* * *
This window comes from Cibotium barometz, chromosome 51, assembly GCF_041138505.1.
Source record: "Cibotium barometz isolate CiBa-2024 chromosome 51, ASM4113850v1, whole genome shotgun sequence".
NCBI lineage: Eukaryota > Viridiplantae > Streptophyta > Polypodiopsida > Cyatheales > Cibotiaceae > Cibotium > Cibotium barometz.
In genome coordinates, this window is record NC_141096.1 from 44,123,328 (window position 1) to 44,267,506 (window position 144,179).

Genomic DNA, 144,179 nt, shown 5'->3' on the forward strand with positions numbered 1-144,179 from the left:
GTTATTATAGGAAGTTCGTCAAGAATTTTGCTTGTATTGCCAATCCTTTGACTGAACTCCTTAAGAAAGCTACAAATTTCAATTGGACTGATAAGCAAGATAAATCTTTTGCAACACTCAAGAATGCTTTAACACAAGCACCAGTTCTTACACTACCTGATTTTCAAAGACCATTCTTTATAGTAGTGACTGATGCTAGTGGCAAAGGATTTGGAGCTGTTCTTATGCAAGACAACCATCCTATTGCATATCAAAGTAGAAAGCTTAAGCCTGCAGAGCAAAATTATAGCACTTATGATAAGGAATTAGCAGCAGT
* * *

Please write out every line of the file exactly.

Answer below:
This window comes from Cibotium barometz, chromosome 51, assembly GCF_041138505.1.
Source record: "Cibotium barometz isolate CiBa-2024 chromosome 51, ASM4113850v1, whole genome shotgun sequence".
NCBI lineage: Eukaryota > Viridiplantae > Streptophyta > Polypodiopsida > Cyatheales > Cibotiaceae > Cibotium > Cibotium barometz.
In genome coordinates, this window is record NC_141096.1 from 44,123,328 (window position 1) to 44,267,506 (window position 144,179).

Genomic DNA, 144,179 nt, shown 5'->3' on the forward strand with positions numbered 1-144,179 from the left:
GTTATTATAGGAAGTTCGTCAAGAATTTTGCTTGTATTGCCAATCCTTTGACTGAACTCCTTAAGAAAGCTACAAATTTCAATTGGACTGATAAGCAAGATAAATCTTTTGCAACACTCAAGAATGCTTTAACACAAGCACCAGTTCTTACACTACCTGATTTTCAAAGACCATTCTTTATAGTAGTGACTGATGCTAGTGGCAAAGGATTTGGAGCTGTTCTTATGCAAGACAACCATCCTATTGCATATCAAAGTAGAAAGCTTAAGCCTGCAGAGCAAAATTATAGCACTTATGATAAGGAATTAGCAGCAGT